Forest ThreatNet

Volume 8, Issue 3 - July/August 2015

Eastern Threat Center Highlights Cont'd

Genetic Studies Reveal a Tree’s History to Ensure its Future

Ponderosa pine trees in front of Yosemite FallsIt can reach heights of 200 feet and live 500 years, and occupies landscapes across the western United States. It grows in a variety of soils and climates and survives fires that consume other species. It is also an ecologically and economically valuable tree that provides food, habitat, and ponderous (heavy) lumber. It is the iconic ponderosa pine. But the world is changing, and ponderosa pine is vulnerable to climate shifts, high-intensity wildfires, and bark beetles — as well as development that replaces trees. Kevin Potter, a North Carolina State University scientist cooperating with the Eastern Threat Center, has led a study of the genetic diversity between and within what researchers have believed to be two varieties of ponderosa pine. Results, which were recently published in the journal Tree Genetics & Genomes, can help managers plan for conservation of existing trees and restoration of lost populations. Read more in CompassLive...

Ponderosa pines stand tall in front of Yosemite Falls in California. Photo by Kevin Potter.


For Loblolly Pines, A Fertilization and Water Scarcity Paradox

A throughfall exclusion structure in a loblolly pine research plotAs in natural forests, the growth of loblolly pines in plantations is limited by essential resources: sunlight, nutrients, and water. Fertilization — an increasingly common practice for adding nutrients to boost wood production — allows trees to shift their growth away from roots to leaves and stems. Since a tree is dependent on its roots to provide water, how does a fertilized tree respond when water supplies are limited in times of drought? University and Eastern Threat Center researchers experimented with fertilization treatments and simulated drought during a two-year study in a loblolly pine plantation located in central Virginia. Their findings, recently published in the journal Forest Ecology and Management, indicate that fertilized trees use water more efficiently, but may suffer the most in drought. Read more in CompassLive...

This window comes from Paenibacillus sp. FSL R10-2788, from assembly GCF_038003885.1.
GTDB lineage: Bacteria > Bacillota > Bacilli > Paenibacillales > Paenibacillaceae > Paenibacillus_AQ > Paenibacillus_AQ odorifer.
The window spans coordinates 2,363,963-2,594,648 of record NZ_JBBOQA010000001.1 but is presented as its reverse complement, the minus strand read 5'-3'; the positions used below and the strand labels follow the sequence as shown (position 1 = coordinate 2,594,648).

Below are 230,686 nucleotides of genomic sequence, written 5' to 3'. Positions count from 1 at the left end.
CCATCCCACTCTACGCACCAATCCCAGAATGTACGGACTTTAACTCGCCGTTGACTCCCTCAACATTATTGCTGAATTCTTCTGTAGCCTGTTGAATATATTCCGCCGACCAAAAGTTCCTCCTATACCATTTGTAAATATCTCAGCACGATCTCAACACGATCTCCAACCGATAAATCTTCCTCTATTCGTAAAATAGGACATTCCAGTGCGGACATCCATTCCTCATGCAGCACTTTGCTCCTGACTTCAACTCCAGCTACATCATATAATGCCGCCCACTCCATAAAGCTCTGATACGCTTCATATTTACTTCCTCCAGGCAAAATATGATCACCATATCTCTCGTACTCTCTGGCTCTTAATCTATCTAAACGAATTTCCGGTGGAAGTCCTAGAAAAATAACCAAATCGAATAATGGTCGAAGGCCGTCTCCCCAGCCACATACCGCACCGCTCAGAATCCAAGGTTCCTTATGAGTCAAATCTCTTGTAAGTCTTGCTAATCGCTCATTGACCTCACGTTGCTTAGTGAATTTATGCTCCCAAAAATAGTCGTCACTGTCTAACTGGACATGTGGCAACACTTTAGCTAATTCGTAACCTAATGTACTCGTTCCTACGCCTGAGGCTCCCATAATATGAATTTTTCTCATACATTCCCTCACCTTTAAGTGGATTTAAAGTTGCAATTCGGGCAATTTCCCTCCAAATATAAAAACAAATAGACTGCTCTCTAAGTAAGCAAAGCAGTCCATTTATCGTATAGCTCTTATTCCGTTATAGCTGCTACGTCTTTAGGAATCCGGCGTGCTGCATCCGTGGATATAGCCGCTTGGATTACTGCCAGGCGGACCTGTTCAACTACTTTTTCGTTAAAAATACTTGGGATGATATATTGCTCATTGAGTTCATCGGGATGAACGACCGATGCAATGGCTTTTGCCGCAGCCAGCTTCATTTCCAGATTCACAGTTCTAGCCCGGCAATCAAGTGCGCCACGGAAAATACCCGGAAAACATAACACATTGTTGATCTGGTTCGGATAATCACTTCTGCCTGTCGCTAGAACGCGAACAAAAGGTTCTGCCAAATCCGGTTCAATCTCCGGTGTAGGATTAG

An exclusion structure allowed researchers to simulate a 30 percent rainfall reduction in loblolly plots. Photo by Andy Laviner, Virginia Tech.


Study Finds No Evidence for Widespread Southern Pine Decline

Loblolly pine treesMillions of acres of southern pine forests form the foundation of forest industry in the South, so the presence of widespread southern pine decline would have important and costly implications. A study by University of Georgia and U.S. Forest Service scientists, including Eastern Threat Center research ecologist Frank Koch, found no evidence for the widespread occurrence of southern pine decline. Researchers believe that if this phenomenon--tree weakness and death involving multiple factors--is occurring, it is not apparent at the landscape level. Read more in CompassLive...

Loblolly (pictured), longleaf, shortleaf, and slash pines stretch across millions of acres in the South. Photo by USDA Forest Service.


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